August 18, 2010
With summer vacation nearing its end, students citywide are sitting down to finish (or begin) summer homework assignments. Some of those assignments look a lot like test prep.
A soon-to-be fifth-grader at PS 19, a dual-language school in Queens, showed me his summer homework: Nearly 100 pages of reading, writing, and math worksheets in a book called “New York Kids Learn!” The book, produced by a California company called Teacher Created Materials, resembles an extralong state math and English language arts exam.
The student said his school gave him the book, which sells for $7, back in June and told him to bring it, completed, in September. Although the book is billed as a “parent-involvement resource” in the “Parents as Partners” series, he had mostly worked alone. Asked whether he had learned anything interesting, he shrugged.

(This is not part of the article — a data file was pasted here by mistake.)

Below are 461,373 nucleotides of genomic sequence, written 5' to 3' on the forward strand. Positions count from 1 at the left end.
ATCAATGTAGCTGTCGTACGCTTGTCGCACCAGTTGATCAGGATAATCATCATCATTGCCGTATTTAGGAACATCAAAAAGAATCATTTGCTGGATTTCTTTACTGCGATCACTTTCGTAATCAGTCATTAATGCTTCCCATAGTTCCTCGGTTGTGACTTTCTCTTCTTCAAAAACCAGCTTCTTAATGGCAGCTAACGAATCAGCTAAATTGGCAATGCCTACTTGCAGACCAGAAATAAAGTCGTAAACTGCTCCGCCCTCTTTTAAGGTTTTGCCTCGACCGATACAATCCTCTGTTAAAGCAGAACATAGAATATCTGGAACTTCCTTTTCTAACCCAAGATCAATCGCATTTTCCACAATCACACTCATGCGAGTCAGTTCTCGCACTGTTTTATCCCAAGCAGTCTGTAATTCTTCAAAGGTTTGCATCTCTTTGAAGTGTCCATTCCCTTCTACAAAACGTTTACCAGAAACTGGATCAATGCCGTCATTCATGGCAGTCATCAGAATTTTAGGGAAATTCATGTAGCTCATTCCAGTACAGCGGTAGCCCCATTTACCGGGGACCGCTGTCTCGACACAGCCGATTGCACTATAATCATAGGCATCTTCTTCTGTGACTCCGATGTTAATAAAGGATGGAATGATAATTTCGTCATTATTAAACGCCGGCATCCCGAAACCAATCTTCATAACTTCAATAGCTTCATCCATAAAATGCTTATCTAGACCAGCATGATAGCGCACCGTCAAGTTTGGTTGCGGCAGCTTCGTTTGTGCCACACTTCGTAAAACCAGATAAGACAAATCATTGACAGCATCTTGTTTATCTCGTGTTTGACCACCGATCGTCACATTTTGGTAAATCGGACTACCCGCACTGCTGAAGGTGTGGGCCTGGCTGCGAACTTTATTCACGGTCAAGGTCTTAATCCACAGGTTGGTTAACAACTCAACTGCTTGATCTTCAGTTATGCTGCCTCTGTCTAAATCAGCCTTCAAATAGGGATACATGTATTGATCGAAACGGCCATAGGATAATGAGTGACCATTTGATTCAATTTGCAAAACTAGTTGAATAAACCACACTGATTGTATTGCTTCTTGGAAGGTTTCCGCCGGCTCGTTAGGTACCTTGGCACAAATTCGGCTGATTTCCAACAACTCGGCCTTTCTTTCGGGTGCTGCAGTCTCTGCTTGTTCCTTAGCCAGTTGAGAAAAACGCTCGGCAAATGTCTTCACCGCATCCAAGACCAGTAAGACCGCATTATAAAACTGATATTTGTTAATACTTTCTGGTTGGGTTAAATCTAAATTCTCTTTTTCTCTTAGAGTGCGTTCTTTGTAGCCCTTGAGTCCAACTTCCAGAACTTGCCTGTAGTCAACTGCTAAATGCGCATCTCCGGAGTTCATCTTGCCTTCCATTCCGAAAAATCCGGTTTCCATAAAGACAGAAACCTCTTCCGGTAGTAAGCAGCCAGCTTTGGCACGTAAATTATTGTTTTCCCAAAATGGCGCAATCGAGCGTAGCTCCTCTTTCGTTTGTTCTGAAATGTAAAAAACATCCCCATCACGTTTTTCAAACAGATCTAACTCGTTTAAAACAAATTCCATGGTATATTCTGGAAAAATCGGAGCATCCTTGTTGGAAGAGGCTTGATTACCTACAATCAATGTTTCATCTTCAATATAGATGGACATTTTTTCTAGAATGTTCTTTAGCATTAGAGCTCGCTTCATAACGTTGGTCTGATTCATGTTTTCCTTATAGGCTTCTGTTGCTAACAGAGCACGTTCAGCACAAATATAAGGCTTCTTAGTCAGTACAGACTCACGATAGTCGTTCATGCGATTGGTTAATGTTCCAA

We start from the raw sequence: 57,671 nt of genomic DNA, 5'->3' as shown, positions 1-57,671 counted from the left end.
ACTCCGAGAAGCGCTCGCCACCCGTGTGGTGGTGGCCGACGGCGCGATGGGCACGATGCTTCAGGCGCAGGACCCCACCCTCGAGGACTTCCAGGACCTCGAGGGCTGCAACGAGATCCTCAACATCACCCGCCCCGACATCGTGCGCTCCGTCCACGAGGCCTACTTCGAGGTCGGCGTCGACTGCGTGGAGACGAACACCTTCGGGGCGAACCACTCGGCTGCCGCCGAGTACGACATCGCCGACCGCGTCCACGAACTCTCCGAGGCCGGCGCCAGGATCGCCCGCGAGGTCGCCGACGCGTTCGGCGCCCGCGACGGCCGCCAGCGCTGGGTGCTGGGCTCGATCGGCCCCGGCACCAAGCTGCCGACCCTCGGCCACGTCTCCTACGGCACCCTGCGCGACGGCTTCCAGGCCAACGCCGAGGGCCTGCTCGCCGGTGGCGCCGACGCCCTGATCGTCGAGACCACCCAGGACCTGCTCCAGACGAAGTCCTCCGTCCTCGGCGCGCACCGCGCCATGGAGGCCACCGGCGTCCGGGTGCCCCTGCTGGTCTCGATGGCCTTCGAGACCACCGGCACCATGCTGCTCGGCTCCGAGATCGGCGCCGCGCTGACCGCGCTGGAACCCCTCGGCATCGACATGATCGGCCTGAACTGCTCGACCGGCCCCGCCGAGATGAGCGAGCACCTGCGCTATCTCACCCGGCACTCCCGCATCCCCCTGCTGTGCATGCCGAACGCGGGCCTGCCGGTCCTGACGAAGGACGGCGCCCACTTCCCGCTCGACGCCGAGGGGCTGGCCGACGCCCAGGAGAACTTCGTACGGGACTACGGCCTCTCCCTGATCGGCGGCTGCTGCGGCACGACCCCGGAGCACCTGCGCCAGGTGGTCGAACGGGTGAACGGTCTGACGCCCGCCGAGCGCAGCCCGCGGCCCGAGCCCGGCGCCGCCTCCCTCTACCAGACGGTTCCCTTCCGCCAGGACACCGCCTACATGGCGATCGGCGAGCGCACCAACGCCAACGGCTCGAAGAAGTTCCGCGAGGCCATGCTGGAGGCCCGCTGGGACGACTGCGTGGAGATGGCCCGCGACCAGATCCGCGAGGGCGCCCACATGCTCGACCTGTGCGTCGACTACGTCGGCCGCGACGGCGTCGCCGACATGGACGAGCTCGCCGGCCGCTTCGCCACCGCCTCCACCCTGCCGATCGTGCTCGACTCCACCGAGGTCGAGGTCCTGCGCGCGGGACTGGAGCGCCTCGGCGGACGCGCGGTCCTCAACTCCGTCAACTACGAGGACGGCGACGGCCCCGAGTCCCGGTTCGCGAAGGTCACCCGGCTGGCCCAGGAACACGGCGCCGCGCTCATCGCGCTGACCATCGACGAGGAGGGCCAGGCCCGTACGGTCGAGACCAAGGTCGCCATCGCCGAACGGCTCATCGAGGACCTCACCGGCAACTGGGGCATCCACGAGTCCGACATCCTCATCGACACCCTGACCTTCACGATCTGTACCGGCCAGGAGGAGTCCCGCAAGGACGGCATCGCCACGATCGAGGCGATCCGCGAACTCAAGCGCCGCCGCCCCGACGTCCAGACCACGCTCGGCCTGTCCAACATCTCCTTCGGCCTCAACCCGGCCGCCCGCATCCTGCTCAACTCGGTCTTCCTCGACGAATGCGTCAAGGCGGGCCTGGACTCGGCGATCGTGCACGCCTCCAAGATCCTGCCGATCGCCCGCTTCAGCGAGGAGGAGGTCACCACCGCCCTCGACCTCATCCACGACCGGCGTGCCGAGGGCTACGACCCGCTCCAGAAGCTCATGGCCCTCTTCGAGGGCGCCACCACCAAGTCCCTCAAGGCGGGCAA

Having help might have made the work easier: Some of the assignments looked confusing, particularly for students whose first language is not English. Two sample pages are below. One asks students to pair antonyms (“responsible” is shown as the opposite of “untrustworthy”) and the other instructs students to answer questions about a map but then doesn’t actually pose any questions at all.
Summer assignments are meant to stem the “summer slide,” the documented phenomenon in which swimming pools and video games erase as much as three months of learning from the last year. Guidance from the state about summer reading assignments emphasizes that students should not receive grades based on work done without teacher supervision.